When we had to run the mile in elementary school, I was always at the back of the pack, inhaler in hand, slowly walking my way across the finish line. I have never been a runner; believe me, I’ve tried. So on Saturday afternoon, when I got the urge to hit the pavement in a light, albeit slow, jog, I was running away from more than my problems—the heaps of papers, laundry, meetings, assignments, and work I had waiting at home. I was running away from grading the problems of my students.
In the beginning of the year I always find that students are hesitant with their writing, cautious to share with one another, eager to find personal stories that are interesting yet not too revealing. I don’t blame them—after all, as much as we want to believe high school is a safe space to share our feelings and experiences, it isn’t. Bit by bit though, students unravel, some sooner than others, and slowly I begin receiving stories that are raw and honest. This last set of personal narratives I received included stories about the deaths of parents and grandparents and the suicide of a close friend. Students spoke about dealing with anorexia, suicidal ideations, and clinical depression. At 16 and 17 years old, many of these students have lived more life than some adults.
Part of this process has to do with the fact that my students peer review each other’s work. I find that as they are exposed to one another’s writing they tend to open up further. In addition, I share my own writing with them, in particular one piece on the complications that happened after my father had open heart surgery two years ago. I pick and choose what classes I share this piece with. Some classes are ready to hear that their teacher is capable of fear, anger, anxiety, and hurt; some classes aren’t. The piece is revealing of who I am as a daughter and sister instead of pigeon holing me into the role of a leader and teacher.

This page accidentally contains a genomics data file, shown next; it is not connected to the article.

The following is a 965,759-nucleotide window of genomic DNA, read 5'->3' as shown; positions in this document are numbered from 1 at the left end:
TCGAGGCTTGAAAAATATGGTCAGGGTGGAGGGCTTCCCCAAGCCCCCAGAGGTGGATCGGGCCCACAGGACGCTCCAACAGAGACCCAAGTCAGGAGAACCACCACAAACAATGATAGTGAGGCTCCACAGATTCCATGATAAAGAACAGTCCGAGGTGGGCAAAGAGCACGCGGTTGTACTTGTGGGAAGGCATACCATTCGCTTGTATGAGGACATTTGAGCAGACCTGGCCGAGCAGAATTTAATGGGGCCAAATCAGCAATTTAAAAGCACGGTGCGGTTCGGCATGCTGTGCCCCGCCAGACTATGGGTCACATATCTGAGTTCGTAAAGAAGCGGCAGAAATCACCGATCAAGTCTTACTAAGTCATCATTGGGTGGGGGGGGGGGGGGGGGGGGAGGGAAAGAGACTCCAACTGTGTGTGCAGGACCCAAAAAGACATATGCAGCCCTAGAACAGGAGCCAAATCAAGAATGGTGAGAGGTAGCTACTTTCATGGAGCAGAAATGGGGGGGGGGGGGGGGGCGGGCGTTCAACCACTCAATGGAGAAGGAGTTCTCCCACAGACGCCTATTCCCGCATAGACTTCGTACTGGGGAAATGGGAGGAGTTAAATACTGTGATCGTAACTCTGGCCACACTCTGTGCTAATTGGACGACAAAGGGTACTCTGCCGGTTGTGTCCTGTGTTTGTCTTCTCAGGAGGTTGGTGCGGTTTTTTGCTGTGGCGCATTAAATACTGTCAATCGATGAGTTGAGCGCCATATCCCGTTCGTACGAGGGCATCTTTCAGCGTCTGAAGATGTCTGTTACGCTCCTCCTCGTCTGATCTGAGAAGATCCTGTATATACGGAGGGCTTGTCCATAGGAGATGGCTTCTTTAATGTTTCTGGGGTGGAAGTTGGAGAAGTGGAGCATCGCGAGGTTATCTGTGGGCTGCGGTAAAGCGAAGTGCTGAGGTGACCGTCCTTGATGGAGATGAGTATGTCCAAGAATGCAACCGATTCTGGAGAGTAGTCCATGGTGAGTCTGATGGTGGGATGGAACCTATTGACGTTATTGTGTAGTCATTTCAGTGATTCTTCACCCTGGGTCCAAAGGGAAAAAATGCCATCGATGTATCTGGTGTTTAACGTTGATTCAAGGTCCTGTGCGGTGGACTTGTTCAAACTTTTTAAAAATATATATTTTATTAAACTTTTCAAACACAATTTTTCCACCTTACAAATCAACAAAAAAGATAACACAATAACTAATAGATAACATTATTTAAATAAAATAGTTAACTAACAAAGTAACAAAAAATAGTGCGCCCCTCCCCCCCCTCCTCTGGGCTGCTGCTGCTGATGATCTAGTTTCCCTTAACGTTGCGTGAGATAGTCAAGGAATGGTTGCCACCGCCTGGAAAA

The problem with this dynamic is that it doesn’t fit into the traditional education system. While I am not an advocate of grades, I am also not anti-grades. Still, I find that no number can adequately convey the power of writing or the strength and guts of these students. As a teacher, I have to look at the structure, craft, mechanics, and formatting of a paper, but no matter how much I observe the concrete aspects of a piece, I cannot help but remember that my job isn’t just about correcting punctuation or spelling; my job is to do justice to the stories of my students, to help them tell these stories in the most compelling way possible, which is what led me to my run on this fall day.
Unfortunately, my tromping across scattered leaves with heavy breathing and a stitch in my side didn’t bring any clarity, and when I returned to my kitchen table, the same stories sat underneath my pen, covered in blue ink that praised their bravery, their craft, their story. But still, these stories were gradeless, waiting for a number, waiting for the end of the quarter, waiting to be put into my online gradebook. So my question for all of you teachers, those of you who have been teaching and grading for far more many years than I, how do you tackle these difficult papers? How do you tack on a number to something that has so much more value?